14 And whithersoever he shall go in, say to the master of the house, The master saith, Where is my refectory, where I may eat the pasch with my disciples? 15 And he will shew you a large dining room furnished; and there prepare ye for us. 16 And his disciples went their way, and came into the city; and they found as he had told them, and they prepared the pasch.
Pseudo-Jerome: The lord of the house is the Apostle, Peter, to who the Lord has entrusted His house, that there may be one faith under one Shepherd. The large upper-room is the wide-spread Church, in which the Name of the Lord is spoken of, prepared by a variety of powers and tongues.
Bede: The large upper-room is spiritually the Law, which comes forth from the narrowness of the letter, and in a lofty place, that is, in the lofty chamber of the soul, receives the Saviour. But it is designedly that the names both of the bearer of the water, and of the lord of the house, are omitted, to imply that power is given to all who wish to celebrate the true Passover, that is, to be embued with the Sacraments of Christ, and to receive Him in the dwelling-place of their mind.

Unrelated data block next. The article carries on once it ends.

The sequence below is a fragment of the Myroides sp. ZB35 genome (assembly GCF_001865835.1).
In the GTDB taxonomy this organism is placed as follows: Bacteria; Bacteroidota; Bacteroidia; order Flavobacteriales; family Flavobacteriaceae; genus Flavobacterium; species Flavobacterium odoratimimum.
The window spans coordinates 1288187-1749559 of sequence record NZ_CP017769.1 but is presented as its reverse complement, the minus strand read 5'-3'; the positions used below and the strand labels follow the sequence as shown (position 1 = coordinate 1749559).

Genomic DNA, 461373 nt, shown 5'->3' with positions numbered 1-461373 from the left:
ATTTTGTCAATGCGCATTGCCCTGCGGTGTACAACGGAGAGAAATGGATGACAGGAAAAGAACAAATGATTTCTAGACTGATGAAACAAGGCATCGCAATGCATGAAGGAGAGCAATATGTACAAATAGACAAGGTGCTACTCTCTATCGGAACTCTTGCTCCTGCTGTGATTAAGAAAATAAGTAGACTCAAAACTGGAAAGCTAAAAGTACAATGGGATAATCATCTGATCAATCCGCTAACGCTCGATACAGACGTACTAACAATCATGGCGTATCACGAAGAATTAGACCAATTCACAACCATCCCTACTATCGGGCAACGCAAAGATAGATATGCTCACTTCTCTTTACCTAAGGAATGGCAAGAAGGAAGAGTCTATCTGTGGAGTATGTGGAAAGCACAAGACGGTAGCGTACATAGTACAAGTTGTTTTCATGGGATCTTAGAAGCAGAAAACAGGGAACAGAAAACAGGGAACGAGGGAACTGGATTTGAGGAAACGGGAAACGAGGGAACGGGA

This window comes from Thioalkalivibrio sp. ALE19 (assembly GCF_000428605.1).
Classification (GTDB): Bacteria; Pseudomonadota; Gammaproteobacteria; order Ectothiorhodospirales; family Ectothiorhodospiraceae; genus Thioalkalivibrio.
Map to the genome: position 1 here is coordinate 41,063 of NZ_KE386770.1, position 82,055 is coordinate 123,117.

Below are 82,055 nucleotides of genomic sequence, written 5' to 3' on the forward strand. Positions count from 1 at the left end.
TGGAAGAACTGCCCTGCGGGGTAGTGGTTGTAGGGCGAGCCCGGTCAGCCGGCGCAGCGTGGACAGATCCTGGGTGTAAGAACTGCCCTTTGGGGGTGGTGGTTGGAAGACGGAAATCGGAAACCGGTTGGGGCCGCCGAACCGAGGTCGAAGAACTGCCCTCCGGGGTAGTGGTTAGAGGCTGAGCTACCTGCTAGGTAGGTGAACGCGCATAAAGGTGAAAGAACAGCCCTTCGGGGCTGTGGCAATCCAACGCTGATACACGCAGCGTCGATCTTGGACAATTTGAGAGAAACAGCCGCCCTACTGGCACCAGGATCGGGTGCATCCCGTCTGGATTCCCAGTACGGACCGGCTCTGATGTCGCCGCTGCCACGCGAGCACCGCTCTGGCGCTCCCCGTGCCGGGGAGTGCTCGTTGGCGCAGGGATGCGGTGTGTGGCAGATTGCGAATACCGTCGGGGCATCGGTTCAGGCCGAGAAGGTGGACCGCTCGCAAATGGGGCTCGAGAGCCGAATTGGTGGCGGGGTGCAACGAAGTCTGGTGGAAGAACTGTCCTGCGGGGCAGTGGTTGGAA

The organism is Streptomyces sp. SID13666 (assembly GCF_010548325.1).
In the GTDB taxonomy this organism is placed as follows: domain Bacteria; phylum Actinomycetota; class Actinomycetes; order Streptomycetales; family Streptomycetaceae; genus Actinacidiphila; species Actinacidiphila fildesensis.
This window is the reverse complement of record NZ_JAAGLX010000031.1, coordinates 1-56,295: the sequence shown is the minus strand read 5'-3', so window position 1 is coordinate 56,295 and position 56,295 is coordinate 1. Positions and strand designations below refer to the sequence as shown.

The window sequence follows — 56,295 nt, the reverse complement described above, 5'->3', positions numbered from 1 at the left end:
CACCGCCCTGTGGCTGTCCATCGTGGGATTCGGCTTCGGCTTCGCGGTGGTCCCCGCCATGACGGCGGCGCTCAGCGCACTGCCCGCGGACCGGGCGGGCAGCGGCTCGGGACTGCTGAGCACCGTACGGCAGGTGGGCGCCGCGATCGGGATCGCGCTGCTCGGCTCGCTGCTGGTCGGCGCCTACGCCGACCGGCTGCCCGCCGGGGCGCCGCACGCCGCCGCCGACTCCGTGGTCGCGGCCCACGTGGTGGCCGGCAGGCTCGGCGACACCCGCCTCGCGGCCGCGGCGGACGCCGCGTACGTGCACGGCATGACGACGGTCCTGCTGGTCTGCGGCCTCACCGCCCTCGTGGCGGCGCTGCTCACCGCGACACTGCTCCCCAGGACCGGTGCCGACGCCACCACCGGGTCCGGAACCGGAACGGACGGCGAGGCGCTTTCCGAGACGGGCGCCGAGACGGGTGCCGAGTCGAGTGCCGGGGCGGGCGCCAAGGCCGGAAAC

Theophylact: The lord of the house is the intellect, which points out the large upper room, that is, the loftiness of intelligences, and which, though it be high, yet has nothing of vain glory, or of pride, but is prepared and made level by humility.
Chrysostom: Himself became our Passover. Why too did He eat it? Because He was “made under the Law, to redeem them that were under the Law” [Gal 4:4-5], and Himself gave rest to the Law. And lest any one should say that He did away with it, because He could not fulfil its hard and difficult obedience, He first Himself fulfilled it, and then set it to rest.
Scripture from the Douay-Rheims Bible. Commentary from St. Thomas Aquinas, Catena Aurea, Vol. II (London: Rivington, 1842).